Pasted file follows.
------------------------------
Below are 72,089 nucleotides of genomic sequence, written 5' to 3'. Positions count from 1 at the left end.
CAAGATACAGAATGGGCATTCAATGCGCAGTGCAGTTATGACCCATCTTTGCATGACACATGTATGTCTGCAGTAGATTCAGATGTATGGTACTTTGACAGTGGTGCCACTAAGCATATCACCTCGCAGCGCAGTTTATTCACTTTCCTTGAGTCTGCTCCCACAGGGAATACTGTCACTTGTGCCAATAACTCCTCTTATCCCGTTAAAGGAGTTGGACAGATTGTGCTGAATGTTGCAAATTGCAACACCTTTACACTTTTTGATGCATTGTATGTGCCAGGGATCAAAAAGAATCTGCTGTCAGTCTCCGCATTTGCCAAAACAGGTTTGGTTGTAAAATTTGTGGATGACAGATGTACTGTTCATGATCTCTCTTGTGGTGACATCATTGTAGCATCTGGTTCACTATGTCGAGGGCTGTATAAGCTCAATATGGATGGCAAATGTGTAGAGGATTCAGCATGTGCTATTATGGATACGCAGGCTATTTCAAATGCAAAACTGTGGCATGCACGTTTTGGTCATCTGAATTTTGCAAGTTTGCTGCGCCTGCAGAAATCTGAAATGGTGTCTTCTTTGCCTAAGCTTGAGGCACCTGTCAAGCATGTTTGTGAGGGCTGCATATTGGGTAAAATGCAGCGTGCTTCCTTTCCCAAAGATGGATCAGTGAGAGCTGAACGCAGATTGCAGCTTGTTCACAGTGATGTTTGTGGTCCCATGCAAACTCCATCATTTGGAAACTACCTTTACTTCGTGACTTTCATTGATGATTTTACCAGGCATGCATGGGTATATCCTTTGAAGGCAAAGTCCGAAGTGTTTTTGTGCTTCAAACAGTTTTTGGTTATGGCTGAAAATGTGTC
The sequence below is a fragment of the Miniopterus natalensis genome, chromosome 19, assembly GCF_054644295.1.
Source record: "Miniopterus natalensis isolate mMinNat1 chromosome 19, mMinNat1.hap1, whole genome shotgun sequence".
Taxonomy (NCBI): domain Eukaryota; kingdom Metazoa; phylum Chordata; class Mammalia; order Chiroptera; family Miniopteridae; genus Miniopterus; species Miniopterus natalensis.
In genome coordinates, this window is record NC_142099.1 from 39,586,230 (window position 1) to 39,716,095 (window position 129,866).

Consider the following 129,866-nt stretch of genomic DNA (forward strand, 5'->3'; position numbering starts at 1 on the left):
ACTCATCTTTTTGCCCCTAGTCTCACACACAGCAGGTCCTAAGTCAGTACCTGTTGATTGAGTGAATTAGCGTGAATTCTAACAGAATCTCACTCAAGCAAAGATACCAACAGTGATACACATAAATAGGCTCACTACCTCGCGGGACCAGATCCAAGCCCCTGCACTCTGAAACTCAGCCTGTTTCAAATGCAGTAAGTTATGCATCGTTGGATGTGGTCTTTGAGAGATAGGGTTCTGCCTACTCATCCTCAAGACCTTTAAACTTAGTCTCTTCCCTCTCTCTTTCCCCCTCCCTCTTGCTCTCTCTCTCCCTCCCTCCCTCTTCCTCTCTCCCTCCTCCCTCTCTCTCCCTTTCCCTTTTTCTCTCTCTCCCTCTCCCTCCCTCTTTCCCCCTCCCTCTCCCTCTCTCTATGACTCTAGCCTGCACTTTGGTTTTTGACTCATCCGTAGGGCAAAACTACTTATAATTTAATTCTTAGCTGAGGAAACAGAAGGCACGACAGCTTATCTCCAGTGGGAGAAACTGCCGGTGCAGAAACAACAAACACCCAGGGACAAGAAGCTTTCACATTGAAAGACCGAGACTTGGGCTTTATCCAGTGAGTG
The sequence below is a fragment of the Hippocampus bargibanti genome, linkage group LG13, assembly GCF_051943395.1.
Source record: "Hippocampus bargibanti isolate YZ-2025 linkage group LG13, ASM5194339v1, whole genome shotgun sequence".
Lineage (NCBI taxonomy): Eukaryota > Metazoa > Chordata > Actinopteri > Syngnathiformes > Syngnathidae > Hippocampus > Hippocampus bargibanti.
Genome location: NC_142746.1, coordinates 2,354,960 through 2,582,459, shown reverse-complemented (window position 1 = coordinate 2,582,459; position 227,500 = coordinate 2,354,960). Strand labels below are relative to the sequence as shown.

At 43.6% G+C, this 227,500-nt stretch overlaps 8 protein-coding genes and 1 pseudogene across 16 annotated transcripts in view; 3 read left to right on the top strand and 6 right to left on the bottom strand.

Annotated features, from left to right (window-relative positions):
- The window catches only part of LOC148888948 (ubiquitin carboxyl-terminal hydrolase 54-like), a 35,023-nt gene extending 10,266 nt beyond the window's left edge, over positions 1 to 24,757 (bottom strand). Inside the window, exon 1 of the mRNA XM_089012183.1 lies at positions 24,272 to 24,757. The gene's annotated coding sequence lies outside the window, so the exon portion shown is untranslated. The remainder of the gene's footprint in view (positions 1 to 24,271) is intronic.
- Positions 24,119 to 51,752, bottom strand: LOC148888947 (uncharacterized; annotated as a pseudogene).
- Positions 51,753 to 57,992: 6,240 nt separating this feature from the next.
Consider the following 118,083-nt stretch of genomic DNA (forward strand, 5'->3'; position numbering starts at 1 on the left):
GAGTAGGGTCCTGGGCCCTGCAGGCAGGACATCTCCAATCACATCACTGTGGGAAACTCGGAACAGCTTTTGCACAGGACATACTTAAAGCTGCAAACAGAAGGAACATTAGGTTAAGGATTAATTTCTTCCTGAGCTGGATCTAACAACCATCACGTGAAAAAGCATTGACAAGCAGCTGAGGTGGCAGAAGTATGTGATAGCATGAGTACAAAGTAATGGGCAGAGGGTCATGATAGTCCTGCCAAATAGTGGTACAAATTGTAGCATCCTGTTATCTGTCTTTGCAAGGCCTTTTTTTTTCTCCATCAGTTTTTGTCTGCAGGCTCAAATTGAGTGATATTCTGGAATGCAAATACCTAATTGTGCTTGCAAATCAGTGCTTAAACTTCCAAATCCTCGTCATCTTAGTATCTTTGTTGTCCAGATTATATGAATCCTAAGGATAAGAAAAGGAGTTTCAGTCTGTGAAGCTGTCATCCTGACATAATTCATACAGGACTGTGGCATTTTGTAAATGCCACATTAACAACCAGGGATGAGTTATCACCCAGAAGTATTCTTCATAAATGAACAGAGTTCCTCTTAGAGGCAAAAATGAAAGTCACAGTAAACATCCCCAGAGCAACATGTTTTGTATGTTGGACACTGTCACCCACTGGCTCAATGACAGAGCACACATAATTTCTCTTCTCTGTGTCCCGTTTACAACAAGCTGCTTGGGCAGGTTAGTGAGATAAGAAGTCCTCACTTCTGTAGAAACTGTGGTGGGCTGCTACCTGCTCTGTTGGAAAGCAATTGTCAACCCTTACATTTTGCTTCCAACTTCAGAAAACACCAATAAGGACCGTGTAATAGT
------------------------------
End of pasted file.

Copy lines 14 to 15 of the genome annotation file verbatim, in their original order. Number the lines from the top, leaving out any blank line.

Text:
Annotated features, from left to right (window-relative positions):
- The window catches only part of LOC148888948 (ubiquitin carboxyl-terminal hydrolase 54-like), a 35,023-nt gene extending 10,266 nt beyond the window's left edge, over positions 1 to 24,757 (bottom strand). Inside the window, exon 1 of the mRNA XM_089012183.1 lies at positions 24,272 to 24,757. The gene's annotated coding sequence lies outside the window, so the exon portion shown is untranslated. The remainder of the gene's footprint in view (positions 1 to 24,271) is intronic.